I might possibly sympathize if the repair service had provided shoddy service prior to this (one might ask why would you keep calling a service that's bad, but sometimes you have no choice), but I can't wrap my head around treating them like crap after you've had *good* interactions with the company.

Posted by: Some customers suck | May 19, 2006 1:12 PM

Marc, you were wrong. And your confession doesn't make it any less wrong, even though you were no doubt hoping it would at least make you feel better.

Now, if I had to list all the things I've done wrong in my life we would probably be reading for a while. So, "judge not lest ye be judged" comes to mind right now.

But the Golden Rule comes to mind as well, and this is one rule we should all follow. So I hope next time you will.

Posted by: Allison | May 19, 2006 1:15 PM

"Also, I'm curious -- do people really tip repairmen, or just when they've done something extra that wasn't required or when you've done something to inconvenience them? I haven't heard of this before."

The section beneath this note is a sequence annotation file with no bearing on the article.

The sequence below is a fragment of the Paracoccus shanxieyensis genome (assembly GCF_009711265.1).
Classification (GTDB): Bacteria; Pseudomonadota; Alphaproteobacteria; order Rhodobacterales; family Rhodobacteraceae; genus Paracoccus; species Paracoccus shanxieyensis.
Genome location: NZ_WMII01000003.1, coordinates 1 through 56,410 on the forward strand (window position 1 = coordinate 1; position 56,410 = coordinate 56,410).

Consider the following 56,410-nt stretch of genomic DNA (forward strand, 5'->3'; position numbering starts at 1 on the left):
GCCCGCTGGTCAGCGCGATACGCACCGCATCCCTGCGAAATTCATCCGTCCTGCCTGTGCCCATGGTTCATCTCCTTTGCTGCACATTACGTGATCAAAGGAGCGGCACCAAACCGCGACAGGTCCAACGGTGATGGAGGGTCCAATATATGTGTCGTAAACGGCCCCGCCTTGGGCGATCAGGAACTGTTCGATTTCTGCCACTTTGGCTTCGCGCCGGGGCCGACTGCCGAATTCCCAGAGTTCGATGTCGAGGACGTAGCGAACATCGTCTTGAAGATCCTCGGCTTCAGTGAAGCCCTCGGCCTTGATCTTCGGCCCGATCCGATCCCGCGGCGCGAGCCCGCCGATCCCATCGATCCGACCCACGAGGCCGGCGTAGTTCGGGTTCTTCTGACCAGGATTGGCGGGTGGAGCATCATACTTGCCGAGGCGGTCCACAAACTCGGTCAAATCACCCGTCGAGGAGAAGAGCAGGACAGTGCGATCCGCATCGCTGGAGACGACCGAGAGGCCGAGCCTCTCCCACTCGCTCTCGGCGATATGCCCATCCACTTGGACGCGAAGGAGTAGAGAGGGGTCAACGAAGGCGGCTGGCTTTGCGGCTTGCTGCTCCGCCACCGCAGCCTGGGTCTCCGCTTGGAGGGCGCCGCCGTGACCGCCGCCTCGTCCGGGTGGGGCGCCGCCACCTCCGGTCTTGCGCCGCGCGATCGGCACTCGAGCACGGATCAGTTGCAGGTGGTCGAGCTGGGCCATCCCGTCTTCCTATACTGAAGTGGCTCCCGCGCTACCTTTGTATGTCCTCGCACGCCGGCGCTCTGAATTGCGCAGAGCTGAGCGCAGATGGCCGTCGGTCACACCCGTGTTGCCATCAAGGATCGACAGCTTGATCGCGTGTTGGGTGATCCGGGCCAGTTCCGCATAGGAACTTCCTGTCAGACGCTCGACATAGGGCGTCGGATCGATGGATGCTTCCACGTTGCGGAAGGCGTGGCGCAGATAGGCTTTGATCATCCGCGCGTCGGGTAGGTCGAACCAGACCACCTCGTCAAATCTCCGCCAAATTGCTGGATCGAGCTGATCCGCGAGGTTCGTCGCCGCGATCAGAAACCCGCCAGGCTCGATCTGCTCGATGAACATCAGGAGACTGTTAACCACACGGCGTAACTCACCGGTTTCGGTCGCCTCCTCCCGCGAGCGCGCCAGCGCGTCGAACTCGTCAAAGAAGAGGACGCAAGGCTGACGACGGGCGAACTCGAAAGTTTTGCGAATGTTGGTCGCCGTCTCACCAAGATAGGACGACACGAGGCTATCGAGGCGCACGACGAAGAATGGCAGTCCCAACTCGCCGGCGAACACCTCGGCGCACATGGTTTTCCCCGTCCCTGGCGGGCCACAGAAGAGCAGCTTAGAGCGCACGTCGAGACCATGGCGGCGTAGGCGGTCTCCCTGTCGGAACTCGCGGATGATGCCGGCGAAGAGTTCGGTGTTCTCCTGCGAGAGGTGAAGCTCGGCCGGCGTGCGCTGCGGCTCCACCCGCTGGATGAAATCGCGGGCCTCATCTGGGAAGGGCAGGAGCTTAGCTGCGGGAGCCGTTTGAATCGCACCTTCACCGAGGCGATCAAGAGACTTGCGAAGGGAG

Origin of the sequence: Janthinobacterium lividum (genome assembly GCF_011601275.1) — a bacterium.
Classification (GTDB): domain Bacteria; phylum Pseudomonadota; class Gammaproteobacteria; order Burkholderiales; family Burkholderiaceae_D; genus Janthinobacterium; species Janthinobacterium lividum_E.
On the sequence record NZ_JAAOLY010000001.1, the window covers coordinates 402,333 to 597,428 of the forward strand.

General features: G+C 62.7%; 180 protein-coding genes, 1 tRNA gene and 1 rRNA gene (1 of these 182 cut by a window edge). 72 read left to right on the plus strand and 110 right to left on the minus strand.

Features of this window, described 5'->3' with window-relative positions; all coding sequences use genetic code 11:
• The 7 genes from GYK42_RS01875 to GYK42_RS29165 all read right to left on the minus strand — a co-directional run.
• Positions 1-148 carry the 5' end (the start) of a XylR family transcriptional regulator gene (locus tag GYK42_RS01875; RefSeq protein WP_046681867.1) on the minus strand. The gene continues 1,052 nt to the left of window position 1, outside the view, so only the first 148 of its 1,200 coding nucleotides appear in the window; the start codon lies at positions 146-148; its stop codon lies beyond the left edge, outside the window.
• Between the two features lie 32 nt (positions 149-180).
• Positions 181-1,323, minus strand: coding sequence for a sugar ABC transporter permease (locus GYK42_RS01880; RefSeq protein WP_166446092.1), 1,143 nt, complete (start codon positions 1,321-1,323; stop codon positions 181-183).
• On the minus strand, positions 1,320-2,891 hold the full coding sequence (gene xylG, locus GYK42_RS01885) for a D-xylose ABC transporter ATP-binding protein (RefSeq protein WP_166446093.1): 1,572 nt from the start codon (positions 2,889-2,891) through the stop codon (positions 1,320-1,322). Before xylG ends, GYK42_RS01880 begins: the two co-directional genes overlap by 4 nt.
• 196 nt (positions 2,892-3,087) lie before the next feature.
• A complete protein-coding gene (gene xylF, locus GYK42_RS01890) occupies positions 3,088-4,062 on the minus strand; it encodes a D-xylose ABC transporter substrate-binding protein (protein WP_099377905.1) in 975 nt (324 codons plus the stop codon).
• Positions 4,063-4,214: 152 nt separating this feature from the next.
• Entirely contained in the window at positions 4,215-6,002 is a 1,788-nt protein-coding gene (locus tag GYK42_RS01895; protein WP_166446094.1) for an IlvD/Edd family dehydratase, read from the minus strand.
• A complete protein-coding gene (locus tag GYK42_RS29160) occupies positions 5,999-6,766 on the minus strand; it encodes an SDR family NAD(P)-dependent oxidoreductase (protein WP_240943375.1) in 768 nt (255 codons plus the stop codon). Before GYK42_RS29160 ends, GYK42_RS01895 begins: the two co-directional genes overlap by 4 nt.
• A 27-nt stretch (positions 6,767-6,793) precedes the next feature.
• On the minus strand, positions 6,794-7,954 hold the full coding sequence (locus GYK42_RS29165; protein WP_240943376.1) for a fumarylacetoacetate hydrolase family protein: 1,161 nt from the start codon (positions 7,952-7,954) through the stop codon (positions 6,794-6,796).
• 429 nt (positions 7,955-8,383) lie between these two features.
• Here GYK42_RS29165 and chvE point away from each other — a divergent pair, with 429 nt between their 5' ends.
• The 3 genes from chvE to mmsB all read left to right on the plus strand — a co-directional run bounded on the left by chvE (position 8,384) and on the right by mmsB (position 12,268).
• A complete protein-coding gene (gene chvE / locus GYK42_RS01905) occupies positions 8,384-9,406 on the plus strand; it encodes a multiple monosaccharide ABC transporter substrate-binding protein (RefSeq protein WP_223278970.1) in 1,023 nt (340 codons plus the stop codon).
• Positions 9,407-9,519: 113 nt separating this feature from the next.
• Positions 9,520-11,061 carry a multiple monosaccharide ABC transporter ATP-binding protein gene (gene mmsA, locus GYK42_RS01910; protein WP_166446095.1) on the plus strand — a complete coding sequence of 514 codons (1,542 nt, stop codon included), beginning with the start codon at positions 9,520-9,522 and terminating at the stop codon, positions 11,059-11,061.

Just for exceptional service or inconvenience on my end, and only a very small amount. Some of them are probably making more than I am anyway, but it keeps me on their good list.

Posted by: fs | May 19, 2006 1:24 PM

Ha ha! That's funny. And wrong. You probably owe them a little money, yeah. Wait and see what they bill you for.

Posted by: h3 | May 19, 2006 1:25 PM

Wow, some of you people are incredibly hostile. Can't you just respond to this without calling him names? Or are your lives so miserable that you feel better by acting like you're in grade school?

Posted by: dt | May 19, 2006 1:56 PM

Uh that will be $49.95 and $10.00 re-stocking charge.